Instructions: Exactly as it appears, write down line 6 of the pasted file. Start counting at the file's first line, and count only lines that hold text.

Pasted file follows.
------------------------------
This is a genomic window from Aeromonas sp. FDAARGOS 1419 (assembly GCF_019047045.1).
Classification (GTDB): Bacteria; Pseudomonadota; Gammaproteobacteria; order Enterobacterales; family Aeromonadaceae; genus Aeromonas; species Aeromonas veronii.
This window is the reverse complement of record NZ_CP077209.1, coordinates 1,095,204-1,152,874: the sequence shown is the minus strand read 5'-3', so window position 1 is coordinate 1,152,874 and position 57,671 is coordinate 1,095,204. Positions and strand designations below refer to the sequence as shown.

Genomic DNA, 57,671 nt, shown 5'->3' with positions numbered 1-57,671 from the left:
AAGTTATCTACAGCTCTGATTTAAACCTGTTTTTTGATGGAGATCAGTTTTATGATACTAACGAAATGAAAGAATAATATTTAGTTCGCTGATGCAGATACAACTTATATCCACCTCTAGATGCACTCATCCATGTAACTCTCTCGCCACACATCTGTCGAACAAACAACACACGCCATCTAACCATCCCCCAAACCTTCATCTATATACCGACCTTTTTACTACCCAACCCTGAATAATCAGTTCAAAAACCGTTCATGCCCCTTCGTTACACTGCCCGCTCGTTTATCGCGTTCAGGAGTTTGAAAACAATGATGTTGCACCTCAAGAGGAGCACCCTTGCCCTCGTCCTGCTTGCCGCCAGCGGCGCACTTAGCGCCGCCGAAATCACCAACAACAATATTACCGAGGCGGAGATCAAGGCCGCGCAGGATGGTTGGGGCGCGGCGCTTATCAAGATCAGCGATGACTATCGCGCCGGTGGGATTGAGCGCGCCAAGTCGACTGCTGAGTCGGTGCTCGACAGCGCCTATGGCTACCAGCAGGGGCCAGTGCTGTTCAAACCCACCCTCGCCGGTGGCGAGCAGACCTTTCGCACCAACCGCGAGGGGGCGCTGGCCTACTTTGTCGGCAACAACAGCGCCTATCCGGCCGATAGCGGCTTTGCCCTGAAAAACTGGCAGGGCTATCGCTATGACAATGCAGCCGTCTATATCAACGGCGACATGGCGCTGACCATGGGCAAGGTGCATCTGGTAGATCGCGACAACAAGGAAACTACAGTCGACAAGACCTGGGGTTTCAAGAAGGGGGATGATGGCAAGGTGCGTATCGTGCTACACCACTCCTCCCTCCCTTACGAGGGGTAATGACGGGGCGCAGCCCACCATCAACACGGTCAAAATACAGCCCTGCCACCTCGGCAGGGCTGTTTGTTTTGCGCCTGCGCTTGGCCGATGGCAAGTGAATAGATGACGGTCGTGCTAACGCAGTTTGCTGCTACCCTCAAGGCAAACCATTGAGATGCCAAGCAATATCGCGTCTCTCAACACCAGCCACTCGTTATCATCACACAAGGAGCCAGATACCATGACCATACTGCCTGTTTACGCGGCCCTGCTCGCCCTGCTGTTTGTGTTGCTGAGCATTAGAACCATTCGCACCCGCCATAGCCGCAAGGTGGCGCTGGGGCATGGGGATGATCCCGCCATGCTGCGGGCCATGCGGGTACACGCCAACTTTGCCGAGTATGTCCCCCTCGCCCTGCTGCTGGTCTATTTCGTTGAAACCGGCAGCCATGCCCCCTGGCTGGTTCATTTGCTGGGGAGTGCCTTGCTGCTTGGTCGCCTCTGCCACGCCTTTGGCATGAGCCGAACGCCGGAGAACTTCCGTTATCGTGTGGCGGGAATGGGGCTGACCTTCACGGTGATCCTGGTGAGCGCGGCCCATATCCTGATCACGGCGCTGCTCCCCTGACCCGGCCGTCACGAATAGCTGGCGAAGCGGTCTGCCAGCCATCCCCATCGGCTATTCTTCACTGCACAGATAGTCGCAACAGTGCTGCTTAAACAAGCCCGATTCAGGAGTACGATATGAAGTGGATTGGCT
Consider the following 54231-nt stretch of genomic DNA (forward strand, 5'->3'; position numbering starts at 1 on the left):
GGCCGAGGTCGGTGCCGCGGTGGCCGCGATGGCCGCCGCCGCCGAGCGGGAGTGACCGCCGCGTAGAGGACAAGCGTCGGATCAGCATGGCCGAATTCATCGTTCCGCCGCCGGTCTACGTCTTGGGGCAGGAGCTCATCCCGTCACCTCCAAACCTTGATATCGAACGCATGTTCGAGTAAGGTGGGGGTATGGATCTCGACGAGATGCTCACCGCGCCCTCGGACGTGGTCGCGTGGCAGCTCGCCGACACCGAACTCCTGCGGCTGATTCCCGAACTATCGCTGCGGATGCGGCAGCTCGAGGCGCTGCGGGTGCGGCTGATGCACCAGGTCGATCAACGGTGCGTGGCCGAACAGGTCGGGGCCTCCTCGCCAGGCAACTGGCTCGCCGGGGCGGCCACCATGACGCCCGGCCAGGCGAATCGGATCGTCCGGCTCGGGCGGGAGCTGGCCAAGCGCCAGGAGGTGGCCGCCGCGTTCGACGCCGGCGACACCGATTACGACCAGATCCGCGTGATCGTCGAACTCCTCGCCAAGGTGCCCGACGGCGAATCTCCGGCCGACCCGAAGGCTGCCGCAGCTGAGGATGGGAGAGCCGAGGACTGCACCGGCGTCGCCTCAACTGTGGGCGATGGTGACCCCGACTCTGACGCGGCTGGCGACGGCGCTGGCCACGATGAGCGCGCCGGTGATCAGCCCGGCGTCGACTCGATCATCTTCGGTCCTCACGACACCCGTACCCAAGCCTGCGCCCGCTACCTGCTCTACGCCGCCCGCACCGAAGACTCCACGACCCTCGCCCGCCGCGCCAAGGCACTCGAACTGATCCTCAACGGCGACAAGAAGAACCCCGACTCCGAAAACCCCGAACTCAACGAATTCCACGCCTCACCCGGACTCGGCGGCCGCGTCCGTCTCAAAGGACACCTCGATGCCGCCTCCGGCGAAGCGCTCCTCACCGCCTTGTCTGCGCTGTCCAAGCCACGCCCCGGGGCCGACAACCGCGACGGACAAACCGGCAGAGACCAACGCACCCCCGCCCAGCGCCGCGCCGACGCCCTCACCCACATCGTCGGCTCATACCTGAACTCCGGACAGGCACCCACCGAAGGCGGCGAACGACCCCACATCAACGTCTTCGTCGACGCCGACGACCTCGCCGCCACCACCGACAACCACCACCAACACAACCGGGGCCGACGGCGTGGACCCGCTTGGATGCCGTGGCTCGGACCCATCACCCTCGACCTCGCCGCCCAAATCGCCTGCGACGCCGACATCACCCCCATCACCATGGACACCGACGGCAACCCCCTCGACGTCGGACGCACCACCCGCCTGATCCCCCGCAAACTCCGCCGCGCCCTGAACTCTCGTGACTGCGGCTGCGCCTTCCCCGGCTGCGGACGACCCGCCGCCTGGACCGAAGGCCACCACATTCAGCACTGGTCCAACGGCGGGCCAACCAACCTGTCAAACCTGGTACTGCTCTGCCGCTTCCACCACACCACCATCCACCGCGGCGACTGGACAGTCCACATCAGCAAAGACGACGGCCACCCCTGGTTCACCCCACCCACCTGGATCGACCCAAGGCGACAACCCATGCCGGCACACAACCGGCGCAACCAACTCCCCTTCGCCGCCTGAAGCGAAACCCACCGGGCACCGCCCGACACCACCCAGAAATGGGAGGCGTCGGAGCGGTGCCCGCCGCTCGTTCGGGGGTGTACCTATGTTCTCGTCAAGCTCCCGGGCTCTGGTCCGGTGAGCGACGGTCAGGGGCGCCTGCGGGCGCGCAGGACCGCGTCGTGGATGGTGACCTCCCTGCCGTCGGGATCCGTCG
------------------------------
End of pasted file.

Consider the following 54231-nt stretch of genomic DNA (forward strand, 5'->3'; position numbering starts at 1 on the left):